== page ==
Trusting your financial planner
Diahann Lassus of the National Association of Personal Financial Advisors
TEXT OF INTERVIEW
Tess Vigeland: When you need to sort things out in your head, you go to a trusted therapist. When you need to sort things out in your portfolio, you go to a trusted financial planner -- or these days, you might want to go to that therapist.
We've gotten several questions recently from listeners who are now wondering whether they can trust the person who's helping manage their finances, so we turn to Diahann Lassus of the National Association of Personal Financial Advisors.
How do you answer that?
Diahann Lassus: They need to ask some specific questions. How is my plan doing? Are we on track? Considering the world has kind of been turned upside down for all of us, what they need to do is either figure out why they're uncomfortable or if they can't get those answers then they may want to reconsider their relationship with their advisor.
Vigeland: What are some other things that you might want to watch out for in this time of uncertainty that should cause you to second-guess your financial planner?
Lassus: Well, the things that you really need to think about are have you gotten communication from your advisor?
Vigeland: So proactive communication then? They're coming to you saying "We have to talk."
Lassus: Absolutely, they need to be be hearing from their advisor what they think is going on in the world. Are they identifying issues that they need to talk about? They really need to be telling them what their thinking is.
Vigeland: And what if you have a financial planning who's essentially just kind of telling you, "Don't worry about it. Things are going to be fine?"
Lassus: Well, I think they probably need to be telling you more than that. THey need to be talking about the issues that are going on right now and they need to be talking about how that can affect you both in the short term and in the long term. Obviously, most of us are saying we're focused on the long term and that's what we want to do because these short-term insane markets are just that: they are short-term insane markets. But we still have to talk about all those issues. What's going to happen with the banking system?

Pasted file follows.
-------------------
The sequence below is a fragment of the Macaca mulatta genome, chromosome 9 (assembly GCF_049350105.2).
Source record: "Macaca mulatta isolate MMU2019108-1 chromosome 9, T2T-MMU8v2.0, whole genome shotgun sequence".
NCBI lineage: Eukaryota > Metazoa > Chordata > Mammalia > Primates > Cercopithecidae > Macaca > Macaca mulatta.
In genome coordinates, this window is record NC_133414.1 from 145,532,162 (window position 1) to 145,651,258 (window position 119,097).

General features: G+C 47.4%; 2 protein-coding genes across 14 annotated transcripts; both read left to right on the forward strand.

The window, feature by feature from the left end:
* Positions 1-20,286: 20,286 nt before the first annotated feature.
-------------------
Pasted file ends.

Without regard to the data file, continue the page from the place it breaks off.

What are the things that we can watch that can make us more comfortable?
Vigeland: If you have this conversation and decide that you may have some new trust issues with your financial planner for whatever reason, what's the best way to find a new one?
Lassus: Basically, what you want to look for in financial advisors if you're looking to change, they could be a certified financial planner, they could be a CPA who has gotten additional experience or education in financial planning. You also want to make sure they have experience. If you have more complex issues, you want to make sure they've worked with people that are like you and that have some of your same issues. You also want to make sure they have continuing education, that every year they go to courses, they stay on top of what's going on and that you can be confident that they will continue to do that.
Vigeland: Diahann Lassus heads up the National Association of Personal Financial Advisors. Thanks so much for coming in.
Lassus: You're very welcome.